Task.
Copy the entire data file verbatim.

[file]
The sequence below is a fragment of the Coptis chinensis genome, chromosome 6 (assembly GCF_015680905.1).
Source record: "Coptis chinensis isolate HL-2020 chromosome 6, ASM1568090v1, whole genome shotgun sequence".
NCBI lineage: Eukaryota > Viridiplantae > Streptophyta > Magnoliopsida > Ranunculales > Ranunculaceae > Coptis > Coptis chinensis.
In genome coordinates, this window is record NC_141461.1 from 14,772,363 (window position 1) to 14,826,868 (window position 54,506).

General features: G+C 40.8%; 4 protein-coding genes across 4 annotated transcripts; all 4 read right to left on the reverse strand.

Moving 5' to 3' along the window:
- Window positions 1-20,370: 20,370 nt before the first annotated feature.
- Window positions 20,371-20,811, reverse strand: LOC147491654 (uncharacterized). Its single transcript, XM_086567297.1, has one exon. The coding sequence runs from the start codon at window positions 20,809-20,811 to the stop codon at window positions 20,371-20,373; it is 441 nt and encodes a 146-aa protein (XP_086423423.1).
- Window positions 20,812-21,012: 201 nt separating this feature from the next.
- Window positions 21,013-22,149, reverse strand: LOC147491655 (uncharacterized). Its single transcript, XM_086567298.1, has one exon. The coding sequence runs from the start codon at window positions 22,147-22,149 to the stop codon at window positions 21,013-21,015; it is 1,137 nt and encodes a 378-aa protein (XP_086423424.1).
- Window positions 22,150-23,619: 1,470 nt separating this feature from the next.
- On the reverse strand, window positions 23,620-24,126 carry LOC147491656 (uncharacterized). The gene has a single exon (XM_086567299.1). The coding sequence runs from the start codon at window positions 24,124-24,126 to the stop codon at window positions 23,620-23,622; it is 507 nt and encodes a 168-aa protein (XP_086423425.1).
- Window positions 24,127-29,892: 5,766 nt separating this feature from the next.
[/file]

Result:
The sequence below is a fragment of the Coptis chinensis genome, chromosome 6 (assembly GCF_015680905.1).
Source record: "Coptis chinensis isolate HL-2020 chromosome 6, ASM1568090v1, whole genome shotgun sequence".
NCBI lineage: Eukaryota > Viridiplantae > Streptophyta > Magnoliopsida > Ranunculales > Ranunculaceae > Coptis > Coptis chinensis.
In genome coordinates, this window is record NC_141461.1 from 14,772,363 (window position 1) to 14,826,868 (window position 54,506).

General features: G+C 40.8%; 4 protein-coding genes across 4 annotated transcripts; all 4 read right to left on the reverse strand.

Moving 5' to 3' along the window:
- Window positions 1-20,370: 20,370 nt before the first annotated feature.
- Window positions 20,371-20,811, reverse strand: LOC147491654 (uncharacterized). Its single transcript, XM_086567297.1, has one exon. The coding sequence runs from the start codon at window positions 20,809-20,811 to the stop codon at window positions 20,371-20,373; it is 441 nt and encodes a 146-aa protein (XP_086423423.1).
- Window positions 20,812-21,012: 201 nt separating this feature from the next.
- Window positions 21,013-22,149, reverse strand: LOC147491655 (uncharacterized). Its single transcript, XM_086567298.1, has one exon. The coding sequence runs from the start codon at window positions 22,147-22,149 to the stop codon at window positions 21,013-21,015; it is 1,137 nt and encodes a 378-aa protein (XP_086423424.1).
- Window positions 22,150-23,619: 1,470 nt separating this feature from the next.
- On the reverse strand, window positions 23,620-24,126 carry LOC147491656 (uncharacterized). The gene has a single exon (XM_086567299.1). The coding sequence runs from the start codon at window positions 24,124-24,126 to the stop codon at window positions 23,620-23,622; it is 507 nt and encodes a 168-aa protein (XP_086423425.1).
- Window positions 24,127-29,892: 5,766 nt separating this feature from the next.